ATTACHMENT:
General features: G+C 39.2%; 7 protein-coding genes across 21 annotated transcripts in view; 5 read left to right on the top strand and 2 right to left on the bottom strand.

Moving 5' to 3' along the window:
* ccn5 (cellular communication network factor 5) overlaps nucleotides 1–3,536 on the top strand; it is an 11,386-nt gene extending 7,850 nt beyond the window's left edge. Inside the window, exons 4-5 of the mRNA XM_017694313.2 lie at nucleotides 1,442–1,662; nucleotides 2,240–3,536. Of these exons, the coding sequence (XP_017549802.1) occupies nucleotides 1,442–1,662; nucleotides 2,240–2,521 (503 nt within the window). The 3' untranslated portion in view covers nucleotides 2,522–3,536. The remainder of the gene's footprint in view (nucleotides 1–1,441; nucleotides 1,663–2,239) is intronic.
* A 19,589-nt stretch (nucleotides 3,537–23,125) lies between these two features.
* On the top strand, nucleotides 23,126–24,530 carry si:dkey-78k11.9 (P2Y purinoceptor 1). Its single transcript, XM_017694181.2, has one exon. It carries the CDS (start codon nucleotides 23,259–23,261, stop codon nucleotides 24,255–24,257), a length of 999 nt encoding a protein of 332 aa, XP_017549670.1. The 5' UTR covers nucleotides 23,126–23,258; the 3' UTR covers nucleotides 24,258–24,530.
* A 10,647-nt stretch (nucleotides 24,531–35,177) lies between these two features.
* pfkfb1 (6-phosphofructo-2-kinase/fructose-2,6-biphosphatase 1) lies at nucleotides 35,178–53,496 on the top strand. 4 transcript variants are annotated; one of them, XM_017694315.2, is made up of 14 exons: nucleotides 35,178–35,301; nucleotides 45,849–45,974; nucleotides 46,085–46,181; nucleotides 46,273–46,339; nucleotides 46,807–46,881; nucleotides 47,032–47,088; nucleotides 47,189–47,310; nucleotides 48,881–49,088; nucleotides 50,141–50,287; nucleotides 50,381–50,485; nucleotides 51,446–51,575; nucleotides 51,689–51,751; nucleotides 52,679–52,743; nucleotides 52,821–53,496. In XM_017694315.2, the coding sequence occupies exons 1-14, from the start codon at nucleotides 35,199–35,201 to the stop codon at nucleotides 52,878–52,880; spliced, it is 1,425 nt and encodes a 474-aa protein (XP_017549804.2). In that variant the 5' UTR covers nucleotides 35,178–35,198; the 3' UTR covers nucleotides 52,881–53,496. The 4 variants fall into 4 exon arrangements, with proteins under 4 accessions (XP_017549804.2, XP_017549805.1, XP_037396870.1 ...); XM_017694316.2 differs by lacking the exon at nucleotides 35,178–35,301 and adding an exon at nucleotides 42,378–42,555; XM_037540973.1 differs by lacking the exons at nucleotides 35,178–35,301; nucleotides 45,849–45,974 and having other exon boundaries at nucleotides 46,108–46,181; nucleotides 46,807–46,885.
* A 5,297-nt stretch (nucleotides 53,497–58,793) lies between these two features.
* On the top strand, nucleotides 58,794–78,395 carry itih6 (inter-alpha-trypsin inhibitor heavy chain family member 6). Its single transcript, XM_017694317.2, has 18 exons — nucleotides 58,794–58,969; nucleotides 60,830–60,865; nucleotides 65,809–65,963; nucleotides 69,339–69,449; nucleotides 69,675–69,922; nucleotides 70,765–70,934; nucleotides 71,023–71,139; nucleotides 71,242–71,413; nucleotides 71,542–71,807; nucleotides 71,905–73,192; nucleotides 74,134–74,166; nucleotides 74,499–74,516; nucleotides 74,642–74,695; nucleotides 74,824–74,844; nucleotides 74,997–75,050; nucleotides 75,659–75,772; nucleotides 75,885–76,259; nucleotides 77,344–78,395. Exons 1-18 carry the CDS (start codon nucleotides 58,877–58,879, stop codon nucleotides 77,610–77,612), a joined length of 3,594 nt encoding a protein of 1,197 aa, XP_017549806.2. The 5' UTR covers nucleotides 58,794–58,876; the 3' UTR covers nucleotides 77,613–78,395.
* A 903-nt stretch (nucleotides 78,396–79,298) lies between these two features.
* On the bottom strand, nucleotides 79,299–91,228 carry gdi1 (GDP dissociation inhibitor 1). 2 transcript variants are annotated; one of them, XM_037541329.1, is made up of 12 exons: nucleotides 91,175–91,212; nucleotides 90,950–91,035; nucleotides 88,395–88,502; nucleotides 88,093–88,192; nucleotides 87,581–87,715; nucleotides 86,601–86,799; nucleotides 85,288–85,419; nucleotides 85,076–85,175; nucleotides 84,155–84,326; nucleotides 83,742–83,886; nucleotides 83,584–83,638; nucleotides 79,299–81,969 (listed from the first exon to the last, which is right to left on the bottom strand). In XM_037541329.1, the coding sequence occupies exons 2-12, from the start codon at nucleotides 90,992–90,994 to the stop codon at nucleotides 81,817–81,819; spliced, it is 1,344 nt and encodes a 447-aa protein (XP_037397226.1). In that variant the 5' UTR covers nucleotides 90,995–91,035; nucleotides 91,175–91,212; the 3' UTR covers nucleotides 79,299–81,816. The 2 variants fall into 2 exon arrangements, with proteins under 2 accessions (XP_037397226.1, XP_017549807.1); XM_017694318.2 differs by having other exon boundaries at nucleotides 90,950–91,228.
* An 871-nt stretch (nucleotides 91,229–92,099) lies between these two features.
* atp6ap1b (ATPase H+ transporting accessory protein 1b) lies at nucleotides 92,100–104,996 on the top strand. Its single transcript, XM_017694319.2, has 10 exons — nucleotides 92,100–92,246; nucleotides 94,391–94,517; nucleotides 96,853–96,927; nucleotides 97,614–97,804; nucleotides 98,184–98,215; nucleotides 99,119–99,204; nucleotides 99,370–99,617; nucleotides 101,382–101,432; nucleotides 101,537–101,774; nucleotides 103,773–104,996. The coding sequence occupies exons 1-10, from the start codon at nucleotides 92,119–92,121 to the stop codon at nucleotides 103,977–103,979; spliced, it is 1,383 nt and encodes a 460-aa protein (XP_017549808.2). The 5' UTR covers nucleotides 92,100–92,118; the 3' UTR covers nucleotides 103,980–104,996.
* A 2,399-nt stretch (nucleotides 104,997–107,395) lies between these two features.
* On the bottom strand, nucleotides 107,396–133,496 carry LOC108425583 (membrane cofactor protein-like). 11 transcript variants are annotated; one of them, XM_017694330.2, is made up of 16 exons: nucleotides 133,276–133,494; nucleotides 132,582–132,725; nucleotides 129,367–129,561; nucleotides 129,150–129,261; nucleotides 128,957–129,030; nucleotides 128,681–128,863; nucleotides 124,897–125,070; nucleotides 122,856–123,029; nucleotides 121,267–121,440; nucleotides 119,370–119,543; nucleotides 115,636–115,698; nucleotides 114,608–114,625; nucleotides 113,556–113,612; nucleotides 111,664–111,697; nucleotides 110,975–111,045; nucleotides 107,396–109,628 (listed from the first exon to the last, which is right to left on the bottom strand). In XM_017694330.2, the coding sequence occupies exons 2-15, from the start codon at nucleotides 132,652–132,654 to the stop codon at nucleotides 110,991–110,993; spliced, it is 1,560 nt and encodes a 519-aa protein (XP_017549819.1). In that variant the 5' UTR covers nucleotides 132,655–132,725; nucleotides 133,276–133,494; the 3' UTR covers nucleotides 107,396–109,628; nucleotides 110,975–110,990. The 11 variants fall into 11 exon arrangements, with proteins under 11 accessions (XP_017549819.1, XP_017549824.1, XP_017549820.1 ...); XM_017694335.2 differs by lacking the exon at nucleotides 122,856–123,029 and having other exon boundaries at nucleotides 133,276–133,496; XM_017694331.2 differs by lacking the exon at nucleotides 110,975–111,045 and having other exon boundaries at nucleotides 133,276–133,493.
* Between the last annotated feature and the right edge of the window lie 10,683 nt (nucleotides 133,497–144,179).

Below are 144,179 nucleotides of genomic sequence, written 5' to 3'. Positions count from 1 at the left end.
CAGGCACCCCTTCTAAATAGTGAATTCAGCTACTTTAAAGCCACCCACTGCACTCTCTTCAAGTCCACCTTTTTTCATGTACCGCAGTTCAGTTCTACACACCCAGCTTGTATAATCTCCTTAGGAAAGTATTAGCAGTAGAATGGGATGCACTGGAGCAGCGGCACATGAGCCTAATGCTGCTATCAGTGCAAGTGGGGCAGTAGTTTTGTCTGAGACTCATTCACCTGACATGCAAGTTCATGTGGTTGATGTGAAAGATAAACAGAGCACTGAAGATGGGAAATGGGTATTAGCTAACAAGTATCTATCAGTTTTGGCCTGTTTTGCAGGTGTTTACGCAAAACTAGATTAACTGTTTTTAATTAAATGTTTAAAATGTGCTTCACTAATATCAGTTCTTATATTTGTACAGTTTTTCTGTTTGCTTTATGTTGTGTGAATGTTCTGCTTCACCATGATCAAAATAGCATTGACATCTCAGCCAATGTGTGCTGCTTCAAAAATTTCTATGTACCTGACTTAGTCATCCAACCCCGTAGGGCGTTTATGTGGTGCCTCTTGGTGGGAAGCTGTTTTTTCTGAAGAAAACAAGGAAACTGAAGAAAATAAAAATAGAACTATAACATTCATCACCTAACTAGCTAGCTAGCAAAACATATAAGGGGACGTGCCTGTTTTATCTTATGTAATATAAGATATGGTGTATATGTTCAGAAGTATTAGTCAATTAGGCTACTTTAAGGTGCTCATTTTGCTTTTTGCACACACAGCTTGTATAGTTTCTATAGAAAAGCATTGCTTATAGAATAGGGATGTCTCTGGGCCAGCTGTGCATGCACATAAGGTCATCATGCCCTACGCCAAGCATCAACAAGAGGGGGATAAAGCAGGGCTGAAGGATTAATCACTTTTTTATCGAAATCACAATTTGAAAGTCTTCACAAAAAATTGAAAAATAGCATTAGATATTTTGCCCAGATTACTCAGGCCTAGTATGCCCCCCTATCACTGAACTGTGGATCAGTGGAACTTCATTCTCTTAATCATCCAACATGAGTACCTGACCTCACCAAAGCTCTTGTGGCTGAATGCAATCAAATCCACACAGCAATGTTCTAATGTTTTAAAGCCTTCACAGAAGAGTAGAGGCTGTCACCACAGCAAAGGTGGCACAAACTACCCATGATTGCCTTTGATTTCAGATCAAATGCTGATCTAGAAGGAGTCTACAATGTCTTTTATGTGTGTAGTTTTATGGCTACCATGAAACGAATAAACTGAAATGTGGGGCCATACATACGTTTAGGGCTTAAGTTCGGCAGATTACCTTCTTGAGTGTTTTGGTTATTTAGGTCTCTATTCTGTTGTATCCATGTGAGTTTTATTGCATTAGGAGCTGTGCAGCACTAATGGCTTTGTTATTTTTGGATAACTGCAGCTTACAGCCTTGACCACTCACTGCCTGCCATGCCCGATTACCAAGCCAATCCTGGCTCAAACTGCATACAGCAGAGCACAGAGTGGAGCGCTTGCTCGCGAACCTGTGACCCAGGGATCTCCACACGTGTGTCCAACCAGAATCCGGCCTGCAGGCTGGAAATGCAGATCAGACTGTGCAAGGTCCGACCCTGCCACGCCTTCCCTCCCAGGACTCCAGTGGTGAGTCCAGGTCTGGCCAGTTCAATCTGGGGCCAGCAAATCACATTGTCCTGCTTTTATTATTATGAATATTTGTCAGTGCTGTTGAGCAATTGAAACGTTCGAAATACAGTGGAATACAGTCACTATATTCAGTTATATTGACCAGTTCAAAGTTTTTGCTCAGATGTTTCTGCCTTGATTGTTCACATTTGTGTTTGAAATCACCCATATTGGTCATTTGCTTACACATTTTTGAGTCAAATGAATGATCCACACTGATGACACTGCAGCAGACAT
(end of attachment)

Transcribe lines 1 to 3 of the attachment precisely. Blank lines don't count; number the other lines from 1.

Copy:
General features: G+C 39.2%; 7 protein-coding genes across 21 annotated transcripts in view; 5 read left to right on the top strand and 2 right to left on the bottom strand.

Moving 5' to 3' along the window:
* ccn5 (cellular communication network factor 5) overlaps nucleotides 1–3,536 on the top strand; it is an 11,386-nt gene extending 7,850 nt beyond the window's left edge. Inside the window, exons 4-5 of the mRNA XM_017694313.2 lie at nucleotides 1,442–1,662; nucleotides 2,240–3,536. Of these exons, the coding sequence (XP_017549802.1) occupies nucleotides 1,442–1,662; nucleotides 2,240–2,521 (503 nt within the window). The 3' untranslated portion in view covers nucleotides 2,522–3,536. The remainder of the gene's footprint in view (nucleotides 1–1,441; nucleotides 1,663–2,239) is intronic.